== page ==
Thursday, 28 May 2015

Modelling in 3DS Max - getting started

After commissioning some disappointing custom 3D models, we figured it was time to knuckle down and give this 3DS Max thing a go. Our electronic board game is still on a back burner, but smoldering along - this time we're looking at creating some fantasy football teams (and considering making some custom animations using a Kinect for mo-cap but more on that in the future!)

Our original commission was for a couple of human footballers and a couple of orcs.
The initial photos came back looking like one character had been created, then simply re-shaped and re-skinned to create three other derivatives. Not quite what we were looking for!

Luckily the Unity Asset store had just what we needed - some nice, slightly cartoon-y looking orc characters, ready-rigged, with a few sample animations included.


These orcs not only keep their humanoid shape, but also manage to capture the ork-iness of an orc: the long, muscular arms and slightly hunched stance tell you that these are definitely not just human characters that have been coloured green.

In fact, we're not quite sure how to go about "re-skinning" these fellas, but it can be done. For now we're more interested in getting a usable character or two. These characters also come with a couple of bits of armour, which can be attached to empty game objects, placed on the elbows, shoulders and knee joints.


What we needed was a bit of 3DS Max magic, to create some custom armour that we can then simply hook onto these connection points on the model. Here's a run down of how we created our first ever 3DS Max model, from scratch.

Firstly, we're creating a "blood-bowl-like" shoulder pad, complete with raised edges and lots of spikes. This is like a squashed-up half-orange shape, with a bit of modification. This is how we did it:

The first thing was to create a sphere, and rotate it so that the "segments" travelled around the object, from top to bottom. Then we reduced the number of segments as low as we could go without it looking too angular.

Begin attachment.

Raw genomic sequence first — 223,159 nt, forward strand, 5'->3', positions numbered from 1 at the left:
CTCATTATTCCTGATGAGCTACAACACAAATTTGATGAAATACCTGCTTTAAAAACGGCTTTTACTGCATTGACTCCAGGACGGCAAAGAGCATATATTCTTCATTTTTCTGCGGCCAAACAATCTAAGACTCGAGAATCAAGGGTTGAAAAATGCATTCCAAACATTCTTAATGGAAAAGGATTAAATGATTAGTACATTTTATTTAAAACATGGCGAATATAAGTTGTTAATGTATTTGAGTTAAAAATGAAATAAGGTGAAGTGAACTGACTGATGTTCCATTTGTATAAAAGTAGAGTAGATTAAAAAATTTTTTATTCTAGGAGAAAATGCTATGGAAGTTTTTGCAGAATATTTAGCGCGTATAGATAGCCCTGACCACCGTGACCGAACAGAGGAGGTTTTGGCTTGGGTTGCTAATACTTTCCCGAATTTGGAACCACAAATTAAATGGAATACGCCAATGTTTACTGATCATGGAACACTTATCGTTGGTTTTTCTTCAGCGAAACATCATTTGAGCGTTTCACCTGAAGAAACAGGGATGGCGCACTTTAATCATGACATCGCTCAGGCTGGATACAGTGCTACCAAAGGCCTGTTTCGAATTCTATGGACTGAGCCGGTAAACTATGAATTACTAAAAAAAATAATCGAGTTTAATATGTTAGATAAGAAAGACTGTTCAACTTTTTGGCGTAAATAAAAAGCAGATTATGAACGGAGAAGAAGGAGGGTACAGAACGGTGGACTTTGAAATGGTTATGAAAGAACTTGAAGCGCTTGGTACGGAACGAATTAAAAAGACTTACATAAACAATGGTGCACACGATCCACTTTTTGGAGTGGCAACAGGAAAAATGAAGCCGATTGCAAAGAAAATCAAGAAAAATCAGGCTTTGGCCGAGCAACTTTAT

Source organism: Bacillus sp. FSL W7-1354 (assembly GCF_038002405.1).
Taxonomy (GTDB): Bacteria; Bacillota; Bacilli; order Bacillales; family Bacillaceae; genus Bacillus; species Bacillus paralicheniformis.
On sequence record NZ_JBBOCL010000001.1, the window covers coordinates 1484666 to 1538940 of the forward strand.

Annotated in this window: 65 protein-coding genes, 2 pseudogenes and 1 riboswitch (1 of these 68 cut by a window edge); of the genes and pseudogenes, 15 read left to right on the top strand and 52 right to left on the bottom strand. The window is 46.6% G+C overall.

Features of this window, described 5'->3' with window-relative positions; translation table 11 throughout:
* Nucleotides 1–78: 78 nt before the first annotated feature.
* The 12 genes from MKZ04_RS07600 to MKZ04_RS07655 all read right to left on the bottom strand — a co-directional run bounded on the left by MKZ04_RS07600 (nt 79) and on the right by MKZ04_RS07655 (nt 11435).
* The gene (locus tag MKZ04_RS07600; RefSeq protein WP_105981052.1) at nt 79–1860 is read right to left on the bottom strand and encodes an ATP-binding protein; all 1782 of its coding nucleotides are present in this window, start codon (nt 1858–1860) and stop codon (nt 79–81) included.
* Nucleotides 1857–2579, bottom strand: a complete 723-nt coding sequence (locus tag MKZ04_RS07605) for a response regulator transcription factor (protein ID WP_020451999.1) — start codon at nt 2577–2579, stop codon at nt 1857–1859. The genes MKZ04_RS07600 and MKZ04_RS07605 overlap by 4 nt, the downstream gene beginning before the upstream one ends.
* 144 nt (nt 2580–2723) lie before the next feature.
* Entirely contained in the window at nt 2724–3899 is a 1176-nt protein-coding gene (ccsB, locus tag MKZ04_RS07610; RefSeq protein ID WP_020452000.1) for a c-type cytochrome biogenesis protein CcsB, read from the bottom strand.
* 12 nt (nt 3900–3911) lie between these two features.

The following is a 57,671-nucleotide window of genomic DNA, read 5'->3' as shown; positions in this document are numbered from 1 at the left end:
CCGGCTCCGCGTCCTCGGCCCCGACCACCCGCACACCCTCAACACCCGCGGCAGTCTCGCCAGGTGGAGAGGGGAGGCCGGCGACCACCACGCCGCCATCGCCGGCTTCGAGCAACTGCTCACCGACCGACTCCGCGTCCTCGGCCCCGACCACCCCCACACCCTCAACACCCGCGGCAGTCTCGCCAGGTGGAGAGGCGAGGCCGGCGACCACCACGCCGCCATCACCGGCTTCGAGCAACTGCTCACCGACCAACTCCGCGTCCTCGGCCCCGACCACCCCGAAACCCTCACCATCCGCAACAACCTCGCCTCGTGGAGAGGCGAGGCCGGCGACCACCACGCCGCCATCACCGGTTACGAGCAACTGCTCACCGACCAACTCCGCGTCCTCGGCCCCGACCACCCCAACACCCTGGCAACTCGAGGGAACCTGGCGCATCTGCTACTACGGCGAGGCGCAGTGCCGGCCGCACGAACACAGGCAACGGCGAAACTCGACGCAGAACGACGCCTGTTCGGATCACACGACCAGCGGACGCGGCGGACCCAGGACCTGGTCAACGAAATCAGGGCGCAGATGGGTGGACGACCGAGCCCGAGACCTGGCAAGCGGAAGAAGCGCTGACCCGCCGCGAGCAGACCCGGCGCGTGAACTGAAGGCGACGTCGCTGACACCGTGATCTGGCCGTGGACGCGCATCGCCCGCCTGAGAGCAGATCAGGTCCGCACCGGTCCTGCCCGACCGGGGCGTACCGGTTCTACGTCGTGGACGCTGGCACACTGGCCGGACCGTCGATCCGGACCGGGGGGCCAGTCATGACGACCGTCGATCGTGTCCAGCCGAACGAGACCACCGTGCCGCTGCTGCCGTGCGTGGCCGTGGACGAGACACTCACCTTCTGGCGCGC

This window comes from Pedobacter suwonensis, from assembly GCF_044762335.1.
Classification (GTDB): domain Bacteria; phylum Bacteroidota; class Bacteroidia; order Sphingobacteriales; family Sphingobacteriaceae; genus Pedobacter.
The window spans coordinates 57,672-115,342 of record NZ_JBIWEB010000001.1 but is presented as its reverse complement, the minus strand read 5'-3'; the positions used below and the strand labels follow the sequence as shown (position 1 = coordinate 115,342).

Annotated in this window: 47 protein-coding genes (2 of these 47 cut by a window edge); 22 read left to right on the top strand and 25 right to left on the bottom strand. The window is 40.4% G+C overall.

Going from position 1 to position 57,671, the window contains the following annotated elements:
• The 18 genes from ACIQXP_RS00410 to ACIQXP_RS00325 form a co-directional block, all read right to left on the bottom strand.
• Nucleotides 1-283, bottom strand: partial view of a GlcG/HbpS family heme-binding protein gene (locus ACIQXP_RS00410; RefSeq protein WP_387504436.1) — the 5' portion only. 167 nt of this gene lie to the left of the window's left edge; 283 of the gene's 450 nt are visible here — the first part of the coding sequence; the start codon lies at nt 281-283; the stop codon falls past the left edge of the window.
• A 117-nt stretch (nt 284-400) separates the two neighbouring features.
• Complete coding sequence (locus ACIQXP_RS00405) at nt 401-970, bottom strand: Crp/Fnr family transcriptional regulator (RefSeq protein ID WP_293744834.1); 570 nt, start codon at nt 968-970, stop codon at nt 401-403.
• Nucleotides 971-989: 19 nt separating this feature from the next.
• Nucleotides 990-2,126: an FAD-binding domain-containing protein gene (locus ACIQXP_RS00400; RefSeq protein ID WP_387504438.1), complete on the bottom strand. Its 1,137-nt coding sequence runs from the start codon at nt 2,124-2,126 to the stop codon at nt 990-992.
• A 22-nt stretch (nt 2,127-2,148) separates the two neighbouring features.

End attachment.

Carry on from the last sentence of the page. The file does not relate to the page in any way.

We only actually want half a ball, so we changed the "hemisphere" option to 0.5.
Setting "slice" to 180 meant that as well as only drawing half the ball vertically, this half-ball shape was cut horizontally, so only 180 (of the total 360) degrees of the shape were drawn


We then made two copies of this quarter-ball shape, and placed one each to the left and to the right of the original. We made one slightly larger than the original and placed it - slightly higher and slightly to the right - of the original.


With the first shape selected, we created a new compound shape object and selected "pro-boolean". This allows shapes to be added together, subtracted from each other and combinations of these functions. Ensuring our first shape was selected first, we went for subtraction and started picking.


When we selected the (larger) shape that was overlapping the original, it immediately took a big slice out of the original shape.


We then took the other shape (previously deposited to the left of the original) and scaled it down slightly, before positioning it in the "empty space" just created. Then created a clone of this (smaller) shape and put it to one side.


Already it's starting to look a bit like a shoulder pad from a Games Workshop character (although at this stage it's more sci-fi Space Marine than fantasy Blood Bowl player) To make 3DS Max treat this as one continuous shape, we once again created a compound shape - only this time selecting unison as the pro-boolean modifier, and selected both pieces.


We're starting to get there - only we've a big solid lump of a shape, rather than a nice, hollow shoulder pad. So after shrinking the new quarter-ball shape (that we set aside earlier) just a smidgen, we placed it slightly offset from the shoulder pad shape:


Another compound shape/pro-boolean substraction, and our shoulder pad is really starting to look like a "proper" 3d model.


All that remained now was to scale the shell to make it slightly less wide (while retaining the height) using the scale cursor selector from the top toolbar....


... and add some cones-for-spikes:


A few extra shapes were thrown down (cylinder slices under the spikes, additional compound shapes on the corners of the shoulder pads) and we're pretty much done!


Skinning - or UV-mapping - 3d models is an art within itself. We managed to create a half-decent layout, ready to create a bitmap to apply to our model. But this is going to need some serious planning to get a half decent result. But so far, we're pretty pleased with making a 3d shape that not only looks ok, but exports as FBX and imports perfectly into the Unity game engine.

Maybe it won't be too long 'til we have a team full of Orcs ready to play Digital Blood Bowl after all.....